It’s been around for 50 years and has been known variously during that time as telecommuting, dominetics (a combination of domicile, connections and electronics) and remote working. In its latest and most widespread iteration, it’s known as WFH and the fledgling technology that first made it possible, the personal computer, has grown legs and become both an enabler and a drawback.
Specifically, it’s the video conferencing bit of the equation that seems to be causing the most pain, but sit tight. The tech boffins are on it and plan to turn the ugly duckling into a swan.
"The problem I have with Zoom and other versions of video calls is their fixed focal point. It makes everything so much more formal and prescribed," says industrial designer Will Howe, whose interest in intuitive technology puts him in a better position than most to do something about consigning the stilted video call to history.
Howe is a director of the UK-based tech/industrial design company, Map, and he told The Irish Times that making video calls easier and a lot more intuitive will be a key factor in ensuring people are willing to work from home in the long term.
“Personally, I couldn’t wait to get back to the office because, with a ‘normal’ meeting, there are rituals we all go through that break things up and allow you to express yourself in a more creative and coherent way. You also benefit from those serendipitous moments that take you down an avenue that hadn’t even entered your mind before,” Howe says.
“With video calls as they are now, you’re not looking at the person, you’re looking at the screen or, if you’re looking at the camera, then you’re not looking at the screen. It never feels like a proper connection because you’re not eye to eye. That’s got to change to make remote working more appealing.”
Before the pandemic, Howe was already working with a leading tech company on a new camera to make video conferencing “less painful”. That project has now been accelerated and Howe says the first major change we’re likely to see is the demise of the single fixed camera.
“As the technology evolves, we will see the use of multiple cameras that will represent the environment in a more natural way to capture a more immersive experience,” he says.
“To give you an example, look at how the automotive industry is already using multiple cameras to let you see all around the car while you’re still sitting inside it. It’s about creating experiences that are a bit more natural and derived from other senses rather than just the visual.
“We will see the emergence of more ambient technology where it will be possible to ‘read’ the situation through a series of subtle signifiers that are providing information in a different way, maybe through movement or light or sound.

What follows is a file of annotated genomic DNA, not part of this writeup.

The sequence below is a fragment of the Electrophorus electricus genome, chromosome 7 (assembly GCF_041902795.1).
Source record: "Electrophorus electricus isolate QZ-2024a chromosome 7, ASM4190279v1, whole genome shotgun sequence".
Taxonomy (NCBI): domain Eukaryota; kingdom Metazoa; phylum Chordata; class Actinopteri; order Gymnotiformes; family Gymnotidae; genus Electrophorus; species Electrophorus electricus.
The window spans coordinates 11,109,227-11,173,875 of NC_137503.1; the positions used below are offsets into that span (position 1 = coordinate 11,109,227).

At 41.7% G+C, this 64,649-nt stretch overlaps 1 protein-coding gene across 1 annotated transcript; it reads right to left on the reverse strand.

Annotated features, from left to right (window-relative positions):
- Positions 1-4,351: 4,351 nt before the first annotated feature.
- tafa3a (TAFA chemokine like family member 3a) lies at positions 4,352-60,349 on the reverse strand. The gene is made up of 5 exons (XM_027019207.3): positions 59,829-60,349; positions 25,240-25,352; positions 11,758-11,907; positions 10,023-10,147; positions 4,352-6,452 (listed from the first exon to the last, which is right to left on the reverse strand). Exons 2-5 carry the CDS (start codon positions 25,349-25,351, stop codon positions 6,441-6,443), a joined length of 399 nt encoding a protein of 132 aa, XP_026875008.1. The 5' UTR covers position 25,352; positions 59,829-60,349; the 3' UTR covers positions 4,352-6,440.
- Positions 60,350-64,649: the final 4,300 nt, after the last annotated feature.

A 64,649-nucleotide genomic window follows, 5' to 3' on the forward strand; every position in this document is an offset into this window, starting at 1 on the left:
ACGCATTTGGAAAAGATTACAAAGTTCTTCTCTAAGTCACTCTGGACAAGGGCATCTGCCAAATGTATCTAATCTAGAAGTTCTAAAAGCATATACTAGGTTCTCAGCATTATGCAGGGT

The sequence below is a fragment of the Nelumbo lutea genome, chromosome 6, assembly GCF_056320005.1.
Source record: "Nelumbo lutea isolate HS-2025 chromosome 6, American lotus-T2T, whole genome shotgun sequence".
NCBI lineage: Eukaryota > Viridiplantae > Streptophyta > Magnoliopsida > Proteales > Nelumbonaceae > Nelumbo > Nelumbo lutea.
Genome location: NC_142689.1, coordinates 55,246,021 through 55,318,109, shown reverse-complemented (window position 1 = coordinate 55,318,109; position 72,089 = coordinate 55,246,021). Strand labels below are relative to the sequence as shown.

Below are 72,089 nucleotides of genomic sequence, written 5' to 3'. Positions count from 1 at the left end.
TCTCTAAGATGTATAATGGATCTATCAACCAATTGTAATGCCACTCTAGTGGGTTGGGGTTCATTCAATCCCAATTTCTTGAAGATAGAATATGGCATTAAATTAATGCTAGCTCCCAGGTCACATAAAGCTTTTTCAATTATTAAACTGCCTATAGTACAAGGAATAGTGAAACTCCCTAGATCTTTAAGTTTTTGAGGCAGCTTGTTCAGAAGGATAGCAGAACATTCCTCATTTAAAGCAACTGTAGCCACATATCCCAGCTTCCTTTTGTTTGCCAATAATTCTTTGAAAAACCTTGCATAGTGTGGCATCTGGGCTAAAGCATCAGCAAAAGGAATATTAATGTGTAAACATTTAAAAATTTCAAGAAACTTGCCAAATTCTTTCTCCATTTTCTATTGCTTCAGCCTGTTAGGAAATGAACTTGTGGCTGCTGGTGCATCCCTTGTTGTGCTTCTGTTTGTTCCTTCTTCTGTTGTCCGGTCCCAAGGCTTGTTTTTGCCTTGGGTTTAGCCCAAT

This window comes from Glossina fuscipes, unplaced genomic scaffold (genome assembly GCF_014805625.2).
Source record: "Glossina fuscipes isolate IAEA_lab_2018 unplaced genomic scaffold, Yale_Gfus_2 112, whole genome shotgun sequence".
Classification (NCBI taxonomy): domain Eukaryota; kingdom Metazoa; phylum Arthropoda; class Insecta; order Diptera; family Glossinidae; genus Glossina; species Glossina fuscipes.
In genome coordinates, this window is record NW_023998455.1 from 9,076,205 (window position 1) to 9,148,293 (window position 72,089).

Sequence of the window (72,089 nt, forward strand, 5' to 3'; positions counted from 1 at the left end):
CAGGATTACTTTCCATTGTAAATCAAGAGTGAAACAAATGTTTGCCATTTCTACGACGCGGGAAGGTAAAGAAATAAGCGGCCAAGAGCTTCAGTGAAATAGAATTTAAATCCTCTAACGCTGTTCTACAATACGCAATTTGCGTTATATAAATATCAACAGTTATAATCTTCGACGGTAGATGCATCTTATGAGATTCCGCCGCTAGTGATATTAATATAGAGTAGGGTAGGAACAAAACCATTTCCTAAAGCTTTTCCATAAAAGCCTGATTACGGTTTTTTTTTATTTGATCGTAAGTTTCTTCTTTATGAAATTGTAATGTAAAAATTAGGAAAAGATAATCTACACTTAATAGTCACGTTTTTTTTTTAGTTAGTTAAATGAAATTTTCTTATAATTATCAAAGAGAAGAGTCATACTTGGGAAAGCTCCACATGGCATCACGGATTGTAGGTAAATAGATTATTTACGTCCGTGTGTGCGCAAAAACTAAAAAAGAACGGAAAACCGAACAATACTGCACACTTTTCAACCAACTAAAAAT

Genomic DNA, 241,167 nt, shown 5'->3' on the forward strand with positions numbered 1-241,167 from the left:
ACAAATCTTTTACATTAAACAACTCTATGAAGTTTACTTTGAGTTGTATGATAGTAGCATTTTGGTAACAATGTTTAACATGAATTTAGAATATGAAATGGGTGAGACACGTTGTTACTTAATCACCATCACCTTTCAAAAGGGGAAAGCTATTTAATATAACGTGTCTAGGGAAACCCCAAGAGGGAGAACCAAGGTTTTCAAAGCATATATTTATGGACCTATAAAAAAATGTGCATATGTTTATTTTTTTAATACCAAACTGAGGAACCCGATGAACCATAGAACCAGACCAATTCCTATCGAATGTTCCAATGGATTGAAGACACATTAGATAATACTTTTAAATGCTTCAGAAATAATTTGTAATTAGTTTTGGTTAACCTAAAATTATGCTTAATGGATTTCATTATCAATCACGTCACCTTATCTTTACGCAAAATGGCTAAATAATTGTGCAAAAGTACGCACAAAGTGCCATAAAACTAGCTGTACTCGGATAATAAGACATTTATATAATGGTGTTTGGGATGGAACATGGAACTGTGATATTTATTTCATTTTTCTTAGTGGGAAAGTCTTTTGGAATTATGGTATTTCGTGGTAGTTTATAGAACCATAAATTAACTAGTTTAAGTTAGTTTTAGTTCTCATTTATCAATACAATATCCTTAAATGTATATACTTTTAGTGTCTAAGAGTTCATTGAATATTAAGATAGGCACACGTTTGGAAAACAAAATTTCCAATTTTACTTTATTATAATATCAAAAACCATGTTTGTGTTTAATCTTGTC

“From an industrial design point of view, this is an exciting time because we are going to start seeing completely new archetypes for products that don’t exist yet,” says Howe who adds that the tech giants are already pushing ahead with these developments.
It’s not only video conferencing that’s ripe for disruption in this brave new world of home working. Howe predicts that office furniture is also going to get a major makeover as many people need a suitable working surface combined with storage but they don’t have the space for a regular home office.
“We’re going to see micro furniture and furniture that can change mode or pack away so that people are not constantly confronted by work,” he says.
“Another problem that has to be tackled for a better working from home experience is the control of ambient noise and noise pollution. For example, it’s annoying and possibly problematic if you can hear spillover from someone else’s calls or meetings. This sound control could happen through analogue objects, such as noise-absorbing panels or furniture to create more of a secluded zone, or maybe through using the kind of tech already found in noise-cancelling headphones.
“These products don’t really exist yet for the smaller spaces typical of the home working environment.”
The most striking statistic to come out of working from home so far is the exponential rise in Zoom usage. It may not be the perfect way to communicate but its number of active daily users has skyrocketed from 10 million to 200 million in three months.
Tech writer Paul Boutin points out that, although AT&T first demonstrated a video call back in 1927, it took decades for video to catch on as popular means of communication. Early video phone products flopped and one of the suspected underlying reasons was that people felt uncomfortable about being seen while talking.
The ubiquitous camera phone has helped to change that and video has become an important platform that can keep remote workers connected. However, the problem with it Boutin says is that it’s still too much like early Hollywood movies which were shot with a stationary camera.
What will make a real difference is adding advances in virtual and augmented reality (enabled by the advent of 5G) to the mix to create a better feeling of remote presence. This will also overcome some of the technical glitches that currently derail video conferencing so that, as Boutin puts it, “we can at least pretend for an hour that we’re in a real room with real people”.